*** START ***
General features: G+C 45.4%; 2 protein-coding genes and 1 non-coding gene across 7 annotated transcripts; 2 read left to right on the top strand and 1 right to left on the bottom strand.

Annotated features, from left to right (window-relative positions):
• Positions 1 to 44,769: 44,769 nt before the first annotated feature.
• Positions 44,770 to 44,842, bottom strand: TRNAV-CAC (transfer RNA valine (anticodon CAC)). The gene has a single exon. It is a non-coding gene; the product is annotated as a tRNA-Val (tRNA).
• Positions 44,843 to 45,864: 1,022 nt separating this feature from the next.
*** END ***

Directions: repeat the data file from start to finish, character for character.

General features: G+C 45.4%; 2 protein-coding genes and 1 non-coding gene across 7 annotated transcripts; 2 read left to right on the top strand and 1 right to left on the bottom strand.

Annotated features, from left to right (window-relative positions):
• Positions 1 to 44,769: 44,769 nt before the first annotated feature.
• Positions 44,770 to 44,842, bottom strand: TRNAV-CAC (transfer RNA valine (anticodon CAC)). The gene has a single exon. It is a non-coding gene; the product is annotated as a tRNA-Val (tRNA).
• Positions 44,843 to 45,864: 1,022 nt separating this feature from the next.